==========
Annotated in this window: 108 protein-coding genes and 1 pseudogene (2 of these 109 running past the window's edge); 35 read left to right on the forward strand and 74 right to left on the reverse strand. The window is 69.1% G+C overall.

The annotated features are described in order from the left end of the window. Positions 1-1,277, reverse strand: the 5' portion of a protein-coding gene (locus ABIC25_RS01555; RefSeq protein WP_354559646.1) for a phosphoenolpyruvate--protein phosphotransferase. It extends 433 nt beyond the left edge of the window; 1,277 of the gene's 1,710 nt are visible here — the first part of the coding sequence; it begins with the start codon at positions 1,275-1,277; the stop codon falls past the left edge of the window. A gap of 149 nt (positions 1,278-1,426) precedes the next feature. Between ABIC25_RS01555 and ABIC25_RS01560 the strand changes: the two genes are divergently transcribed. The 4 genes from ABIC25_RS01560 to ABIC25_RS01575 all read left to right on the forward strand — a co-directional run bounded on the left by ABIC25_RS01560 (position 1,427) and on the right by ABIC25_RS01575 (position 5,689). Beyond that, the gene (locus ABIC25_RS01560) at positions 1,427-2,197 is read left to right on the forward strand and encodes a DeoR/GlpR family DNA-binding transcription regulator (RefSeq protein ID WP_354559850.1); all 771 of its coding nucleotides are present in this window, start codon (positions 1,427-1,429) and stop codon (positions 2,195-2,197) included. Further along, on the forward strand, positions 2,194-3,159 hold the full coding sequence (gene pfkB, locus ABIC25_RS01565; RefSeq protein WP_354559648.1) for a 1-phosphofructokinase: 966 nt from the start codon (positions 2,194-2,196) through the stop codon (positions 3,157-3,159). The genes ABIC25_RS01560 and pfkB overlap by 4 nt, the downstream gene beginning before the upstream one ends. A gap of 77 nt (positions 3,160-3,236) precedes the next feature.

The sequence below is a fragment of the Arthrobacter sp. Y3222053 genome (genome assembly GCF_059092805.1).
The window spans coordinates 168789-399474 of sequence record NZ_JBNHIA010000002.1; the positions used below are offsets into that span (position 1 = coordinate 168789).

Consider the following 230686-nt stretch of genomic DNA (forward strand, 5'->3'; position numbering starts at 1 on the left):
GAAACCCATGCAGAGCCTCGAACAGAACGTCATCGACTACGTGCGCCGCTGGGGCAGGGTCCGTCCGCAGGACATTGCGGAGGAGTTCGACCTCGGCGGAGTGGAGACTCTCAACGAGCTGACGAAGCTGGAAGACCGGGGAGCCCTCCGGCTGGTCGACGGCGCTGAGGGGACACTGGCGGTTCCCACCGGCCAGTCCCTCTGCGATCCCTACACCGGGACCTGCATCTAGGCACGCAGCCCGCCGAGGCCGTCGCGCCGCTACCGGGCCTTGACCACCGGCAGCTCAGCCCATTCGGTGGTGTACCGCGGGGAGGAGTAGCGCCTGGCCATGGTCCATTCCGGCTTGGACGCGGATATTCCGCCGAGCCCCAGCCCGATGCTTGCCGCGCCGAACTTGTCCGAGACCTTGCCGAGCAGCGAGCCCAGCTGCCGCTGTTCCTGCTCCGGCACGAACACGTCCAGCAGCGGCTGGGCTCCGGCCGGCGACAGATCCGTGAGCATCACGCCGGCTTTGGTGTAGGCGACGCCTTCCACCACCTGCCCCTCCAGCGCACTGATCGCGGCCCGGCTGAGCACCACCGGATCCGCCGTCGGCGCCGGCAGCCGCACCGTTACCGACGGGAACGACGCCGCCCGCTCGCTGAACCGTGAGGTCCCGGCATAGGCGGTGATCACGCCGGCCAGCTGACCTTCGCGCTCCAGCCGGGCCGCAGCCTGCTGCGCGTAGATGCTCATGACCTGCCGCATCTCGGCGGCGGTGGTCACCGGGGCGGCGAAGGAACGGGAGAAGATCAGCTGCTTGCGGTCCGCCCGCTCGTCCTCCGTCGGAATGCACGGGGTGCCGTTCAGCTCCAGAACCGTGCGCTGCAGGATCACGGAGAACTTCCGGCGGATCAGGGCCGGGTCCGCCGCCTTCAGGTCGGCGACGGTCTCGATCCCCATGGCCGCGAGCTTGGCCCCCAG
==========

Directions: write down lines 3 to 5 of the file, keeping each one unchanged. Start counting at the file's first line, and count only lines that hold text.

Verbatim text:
The sequence below is a fragment of the Arthrobacter sp. Y3222053 genome (genome assembly GCF_059092805.1).
The window spans coordinates 168789-399474 of sequence record NZ_JBNHIA010000002.1; the positions used below are offsets into that span (position 1 = coordinate 168789).

Consider the following 230686-nt stretch of genomic DNA (forward strand, 5'->3'; position numbering starts at 1 on the left):